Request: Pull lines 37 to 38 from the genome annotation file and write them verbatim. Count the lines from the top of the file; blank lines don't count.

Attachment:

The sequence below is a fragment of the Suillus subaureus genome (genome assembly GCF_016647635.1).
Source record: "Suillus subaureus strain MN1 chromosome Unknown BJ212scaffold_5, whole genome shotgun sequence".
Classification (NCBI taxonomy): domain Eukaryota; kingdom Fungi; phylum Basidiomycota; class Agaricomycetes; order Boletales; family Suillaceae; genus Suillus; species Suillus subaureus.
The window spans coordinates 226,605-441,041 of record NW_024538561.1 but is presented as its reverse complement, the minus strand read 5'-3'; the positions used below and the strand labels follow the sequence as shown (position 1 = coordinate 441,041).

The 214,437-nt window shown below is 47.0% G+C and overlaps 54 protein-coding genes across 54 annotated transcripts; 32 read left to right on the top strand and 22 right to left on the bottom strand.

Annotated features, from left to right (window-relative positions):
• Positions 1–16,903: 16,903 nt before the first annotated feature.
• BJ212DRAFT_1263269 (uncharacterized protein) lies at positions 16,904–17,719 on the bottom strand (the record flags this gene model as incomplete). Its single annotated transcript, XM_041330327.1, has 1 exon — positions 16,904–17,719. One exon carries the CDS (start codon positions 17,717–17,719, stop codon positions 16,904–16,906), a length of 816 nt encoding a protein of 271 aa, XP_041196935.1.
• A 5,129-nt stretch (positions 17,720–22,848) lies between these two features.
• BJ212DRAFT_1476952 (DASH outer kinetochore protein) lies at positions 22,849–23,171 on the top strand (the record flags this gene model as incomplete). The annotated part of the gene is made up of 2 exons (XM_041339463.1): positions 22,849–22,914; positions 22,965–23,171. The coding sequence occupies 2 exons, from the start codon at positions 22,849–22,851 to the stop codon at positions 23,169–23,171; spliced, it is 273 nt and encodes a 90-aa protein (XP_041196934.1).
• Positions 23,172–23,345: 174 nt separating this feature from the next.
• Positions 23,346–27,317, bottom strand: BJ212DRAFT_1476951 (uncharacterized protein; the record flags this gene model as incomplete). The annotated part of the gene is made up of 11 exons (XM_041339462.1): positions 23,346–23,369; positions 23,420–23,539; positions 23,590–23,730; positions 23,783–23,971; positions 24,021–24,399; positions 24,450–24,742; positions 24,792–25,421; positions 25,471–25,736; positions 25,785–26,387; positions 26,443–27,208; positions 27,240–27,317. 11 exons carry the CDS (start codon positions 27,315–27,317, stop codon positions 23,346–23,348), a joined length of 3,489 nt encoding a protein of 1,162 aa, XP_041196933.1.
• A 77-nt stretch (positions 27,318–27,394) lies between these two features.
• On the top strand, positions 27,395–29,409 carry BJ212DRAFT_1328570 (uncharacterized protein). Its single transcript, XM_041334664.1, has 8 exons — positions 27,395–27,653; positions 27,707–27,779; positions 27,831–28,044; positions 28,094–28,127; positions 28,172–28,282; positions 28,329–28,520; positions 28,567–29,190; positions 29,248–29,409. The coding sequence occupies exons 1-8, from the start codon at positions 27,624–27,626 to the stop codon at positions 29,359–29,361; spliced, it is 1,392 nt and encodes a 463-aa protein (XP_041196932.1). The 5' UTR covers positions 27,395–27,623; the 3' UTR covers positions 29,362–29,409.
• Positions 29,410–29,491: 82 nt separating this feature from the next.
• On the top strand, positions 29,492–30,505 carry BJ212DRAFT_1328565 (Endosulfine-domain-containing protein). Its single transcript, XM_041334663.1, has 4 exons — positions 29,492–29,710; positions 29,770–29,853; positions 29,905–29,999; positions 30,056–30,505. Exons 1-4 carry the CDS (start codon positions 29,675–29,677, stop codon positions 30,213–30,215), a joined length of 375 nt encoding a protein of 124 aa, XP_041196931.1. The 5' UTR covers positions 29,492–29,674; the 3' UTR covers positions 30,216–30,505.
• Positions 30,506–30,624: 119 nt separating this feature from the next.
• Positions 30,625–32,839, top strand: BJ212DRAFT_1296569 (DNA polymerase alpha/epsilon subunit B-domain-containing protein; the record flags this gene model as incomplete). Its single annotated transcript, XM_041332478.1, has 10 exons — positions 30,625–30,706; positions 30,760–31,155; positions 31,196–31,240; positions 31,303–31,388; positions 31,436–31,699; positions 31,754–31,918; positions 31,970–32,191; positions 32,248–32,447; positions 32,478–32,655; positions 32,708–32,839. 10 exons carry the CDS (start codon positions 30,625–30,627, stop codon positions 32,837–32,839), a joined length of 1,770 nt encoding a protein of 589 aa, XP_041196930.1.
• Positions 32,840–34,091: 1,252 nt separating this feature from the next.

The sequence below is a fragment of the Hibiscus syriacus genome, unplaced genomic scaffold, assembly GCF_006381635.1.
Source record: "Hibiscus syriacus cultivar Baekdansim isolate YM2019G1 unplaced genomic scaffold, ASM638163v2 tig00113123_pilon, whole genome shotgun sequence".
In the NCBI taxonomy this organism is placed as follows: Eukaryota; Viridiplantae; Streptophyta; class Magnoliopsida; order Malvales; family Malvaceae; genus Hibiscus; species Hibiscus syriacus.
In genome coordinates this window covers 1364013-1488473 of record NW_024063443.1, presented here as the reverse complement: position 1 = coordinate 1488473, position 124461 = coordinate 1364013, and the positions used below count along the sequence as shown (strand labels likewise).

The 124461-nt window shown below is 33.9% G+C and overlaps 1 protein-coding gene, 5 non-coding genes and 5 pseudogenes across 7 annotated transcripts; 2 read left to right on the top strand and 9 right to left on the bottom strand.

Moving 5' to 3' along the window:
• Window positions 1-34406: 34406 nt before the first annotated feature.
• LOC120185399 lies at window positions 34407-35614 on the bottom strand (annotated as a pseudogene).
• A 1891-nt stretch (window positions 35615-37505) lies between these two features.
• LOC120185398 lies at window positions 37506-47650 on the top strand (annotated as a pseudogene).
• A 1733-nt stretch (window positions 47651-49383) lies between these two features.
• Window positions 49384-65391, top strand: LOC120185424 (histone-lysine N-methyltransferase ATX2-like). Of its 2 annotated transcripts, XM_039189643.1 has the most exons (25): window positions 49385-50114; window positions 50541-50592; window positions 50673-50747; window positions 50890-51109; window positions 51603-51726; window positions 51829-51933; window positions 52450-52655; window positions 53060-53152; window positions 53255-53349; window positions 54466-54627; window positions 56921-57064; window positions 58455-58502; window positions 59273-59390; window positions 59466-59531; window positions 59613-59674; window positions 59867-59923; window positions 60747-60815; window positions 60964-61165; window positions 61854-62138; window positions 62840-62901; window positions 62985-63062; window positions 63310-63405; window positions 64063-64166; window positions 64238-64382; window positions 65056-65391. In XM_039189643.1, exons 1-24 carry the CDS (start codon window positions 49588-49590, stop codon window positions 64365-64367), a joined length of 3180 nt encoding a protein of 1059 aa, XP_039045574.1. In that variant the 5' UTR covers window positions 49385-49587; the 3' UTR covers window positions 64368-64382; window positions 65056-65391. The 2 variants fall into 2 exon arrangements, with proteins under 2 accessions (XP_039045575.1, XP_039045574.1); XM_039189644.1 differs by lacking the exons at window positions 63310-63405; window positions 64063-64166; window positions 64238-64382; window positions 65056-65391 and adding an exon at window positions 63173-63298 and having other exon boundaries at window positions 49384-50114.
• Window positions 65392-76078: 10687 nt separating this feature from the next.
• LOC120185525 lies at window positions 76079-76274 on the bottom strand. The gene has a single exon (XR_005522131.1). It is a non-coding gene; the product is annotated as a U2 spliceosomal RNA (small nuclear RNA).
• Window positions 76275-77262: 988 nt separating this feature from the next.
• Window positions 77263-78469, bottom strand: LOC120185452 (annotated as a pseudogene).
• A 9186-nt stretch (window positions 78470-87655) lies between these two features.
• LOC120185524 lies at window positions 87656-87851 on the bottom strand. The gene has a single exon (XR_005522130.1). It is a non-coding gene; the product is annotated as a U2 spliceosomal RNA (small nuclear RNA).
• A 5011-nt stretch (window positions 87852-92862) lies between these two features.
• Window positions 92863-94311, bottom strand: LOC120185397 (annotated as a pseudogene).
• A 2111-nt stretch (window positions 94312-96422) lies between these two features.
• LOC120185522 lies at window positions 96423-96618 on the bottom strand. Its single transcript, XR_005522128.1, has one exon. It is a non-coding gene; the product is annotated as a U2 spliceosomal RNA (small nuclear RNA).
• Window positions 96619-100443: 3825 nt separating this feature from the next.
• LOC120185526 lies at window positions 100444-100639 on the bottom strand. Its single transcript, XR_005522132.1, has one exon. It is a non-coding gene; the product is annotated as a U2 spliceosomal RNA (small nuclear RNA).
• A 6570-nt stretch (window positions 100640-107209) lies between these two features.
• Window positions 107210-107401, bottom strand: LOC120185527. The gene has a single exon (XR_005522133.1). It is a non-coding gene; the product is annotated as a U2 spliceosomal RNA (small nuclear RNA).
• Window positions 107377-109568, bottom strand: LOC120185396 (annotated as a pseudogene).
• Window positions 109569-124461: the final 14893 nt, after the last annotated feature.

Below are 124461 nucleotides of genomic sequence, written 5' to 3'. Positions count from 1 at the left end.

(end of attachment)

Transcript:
• LOC120185524 lies at window positions 87656-87851 on the bottom strand. The gene has a single exon (XR_005522130.1). It is a non-coding gene; the product is annotated as a U2 spliceosomal RNA (small nuclear RNA).
• A 5011-nt stretch (window positions 87852-92862) lies between these two features.